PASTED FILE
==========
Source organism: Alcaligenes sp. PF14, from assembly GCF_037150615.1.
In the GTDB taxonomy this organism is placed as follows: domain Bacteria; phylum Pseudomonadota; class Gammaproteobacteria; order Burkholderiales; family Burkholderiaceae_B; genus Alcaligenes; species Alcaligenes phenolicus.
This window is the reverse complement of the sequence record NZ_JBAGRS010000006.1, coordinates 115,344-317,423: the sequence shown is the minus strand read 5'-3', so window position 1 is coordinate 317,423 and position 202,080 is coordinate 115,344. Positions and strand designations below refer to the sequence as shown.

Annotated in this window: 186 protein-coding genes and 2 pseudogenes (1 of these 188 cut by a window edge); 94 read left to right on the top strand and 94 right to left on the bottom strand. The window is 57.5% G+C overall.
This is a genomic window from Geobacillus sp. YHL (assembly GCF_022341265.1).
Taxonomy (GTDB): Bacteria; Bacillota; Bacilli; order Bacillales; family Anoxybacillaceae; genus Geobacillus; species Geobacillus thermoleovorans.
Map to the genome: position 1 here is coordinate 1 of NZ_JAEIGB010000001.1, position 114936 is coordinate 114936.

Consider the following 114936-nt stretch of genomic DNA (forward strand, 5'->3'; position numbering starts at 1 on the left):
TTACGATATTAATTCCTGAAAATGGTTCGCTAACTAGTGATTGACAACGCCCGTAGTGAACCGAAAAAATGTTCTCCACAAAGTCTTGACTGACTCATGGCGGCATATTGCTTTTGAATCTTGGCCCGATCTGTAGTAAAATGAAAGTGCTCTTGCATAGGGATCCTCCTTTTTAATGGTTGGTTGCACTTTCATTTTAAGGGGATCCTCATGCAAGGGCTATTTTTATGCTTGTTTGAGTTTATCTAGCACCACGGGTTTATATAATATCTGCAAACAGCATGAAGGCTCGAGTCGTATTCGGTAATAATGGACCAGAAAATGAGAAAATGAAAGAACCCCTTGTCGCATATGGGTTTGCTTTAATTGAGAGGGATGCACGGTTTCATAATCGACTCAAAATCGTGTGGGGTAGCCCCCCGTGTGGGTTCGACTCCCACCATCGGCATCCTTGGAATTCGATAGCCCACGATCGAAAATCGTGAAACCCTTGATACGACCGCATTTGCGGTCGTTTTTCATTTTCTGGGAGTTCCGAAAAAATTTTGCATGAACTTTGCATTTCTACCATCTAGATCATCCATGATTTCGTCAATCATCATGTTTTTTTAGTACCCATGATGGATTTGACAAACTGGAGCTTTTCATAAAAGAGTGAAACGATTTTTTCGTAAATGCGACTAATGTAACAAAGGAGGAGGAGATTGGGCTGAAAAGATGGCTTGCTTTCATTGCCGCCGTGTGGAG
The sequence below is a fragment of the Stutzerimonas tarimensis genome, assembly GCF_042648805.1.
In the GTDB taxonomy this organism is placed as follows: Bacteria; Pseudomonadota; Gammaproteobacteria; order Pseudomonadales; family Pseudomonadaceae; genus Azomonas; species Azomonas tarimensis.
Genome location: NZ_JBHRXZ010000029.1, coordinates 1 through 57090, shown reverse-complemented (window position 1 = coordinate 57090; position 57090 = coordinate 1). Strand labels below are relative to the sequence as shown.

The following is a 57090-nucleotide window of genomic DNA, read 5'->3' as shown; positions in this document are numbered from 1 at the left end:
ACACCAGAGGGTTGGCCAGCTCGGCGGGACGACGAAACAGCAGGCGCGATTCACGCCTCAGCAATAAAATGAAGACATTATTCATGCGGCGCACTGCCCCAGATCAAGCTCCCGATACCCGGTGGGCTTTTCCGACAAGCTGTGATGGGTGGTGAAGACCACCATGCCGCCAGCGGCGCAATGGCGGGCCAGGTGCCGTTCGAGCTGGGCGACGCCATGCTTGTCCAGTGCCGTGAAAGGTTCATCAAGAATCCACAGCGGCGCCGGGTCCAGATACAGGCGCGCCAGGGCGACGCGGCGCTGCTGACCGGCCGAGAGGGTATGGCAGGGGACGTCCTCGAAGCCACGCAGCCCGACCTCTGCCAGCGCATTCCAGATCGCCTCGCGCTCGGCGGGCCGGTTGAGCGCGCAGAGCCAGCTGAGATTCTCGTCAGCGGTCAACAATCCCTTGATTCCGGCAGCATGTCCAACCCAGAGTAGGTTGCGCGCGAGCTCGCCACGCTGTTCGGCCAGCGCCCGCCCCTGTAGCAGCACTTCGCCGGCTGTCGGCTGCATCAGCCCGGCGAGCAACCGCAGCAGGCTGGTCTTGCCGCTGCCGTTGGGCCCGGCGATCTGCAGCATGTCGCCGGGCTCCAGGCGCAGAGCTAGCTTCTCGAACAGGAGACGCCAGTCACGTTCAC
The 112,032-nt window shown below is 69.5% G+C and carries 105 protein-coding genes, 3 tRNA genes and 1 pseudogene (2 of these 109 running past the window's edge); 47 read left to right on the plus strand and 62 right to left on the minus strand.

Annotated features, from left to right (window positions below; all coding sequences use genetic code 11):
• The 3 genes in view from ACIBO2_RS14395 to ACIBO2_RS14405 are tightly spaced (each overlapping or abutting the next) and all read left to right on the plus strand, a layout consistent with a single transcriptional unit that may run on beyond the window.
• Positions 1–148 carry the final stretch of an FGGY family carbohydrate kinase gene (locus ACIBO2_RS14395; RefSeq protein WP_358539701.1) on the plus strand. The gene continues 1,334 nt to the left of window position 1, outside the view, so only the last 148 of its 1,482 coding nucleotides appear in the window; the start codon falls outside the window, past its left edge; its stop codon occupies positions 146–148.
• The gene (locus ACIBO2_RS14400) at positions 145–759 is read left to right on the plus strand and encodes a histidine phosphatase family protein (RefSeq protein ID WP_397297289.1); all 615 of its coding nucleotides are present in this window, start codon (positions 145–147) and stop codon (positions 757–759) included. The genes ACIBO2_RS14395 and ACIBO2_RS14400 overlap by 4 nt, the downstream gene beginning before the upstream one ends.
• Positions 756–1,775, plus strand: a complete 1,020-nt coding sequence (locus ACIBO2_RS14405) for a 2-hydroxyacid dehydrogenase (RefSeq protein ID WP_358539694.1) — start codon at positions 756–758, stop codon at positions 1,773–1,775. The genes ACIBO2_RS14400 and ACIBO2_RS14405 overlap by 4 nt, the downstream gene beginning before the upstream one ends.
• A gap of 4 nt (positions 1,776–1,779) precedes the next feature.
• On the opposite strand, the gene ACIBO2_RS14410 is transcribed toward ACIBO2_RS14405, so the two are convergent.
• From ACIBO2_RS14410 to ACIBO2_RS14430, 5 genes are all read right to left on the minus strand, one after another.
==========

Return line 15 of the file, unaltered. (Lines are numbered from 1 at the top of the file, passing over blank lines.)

The 112,032-nt window shown below is 69.5% G+C and carries 105 protein-coding genes, 3 tRNA genes and 1 pseudogene (2 of these 109 running past the window's edge); 47 read left to right on the plus strand and 62 right to left on the minus strand.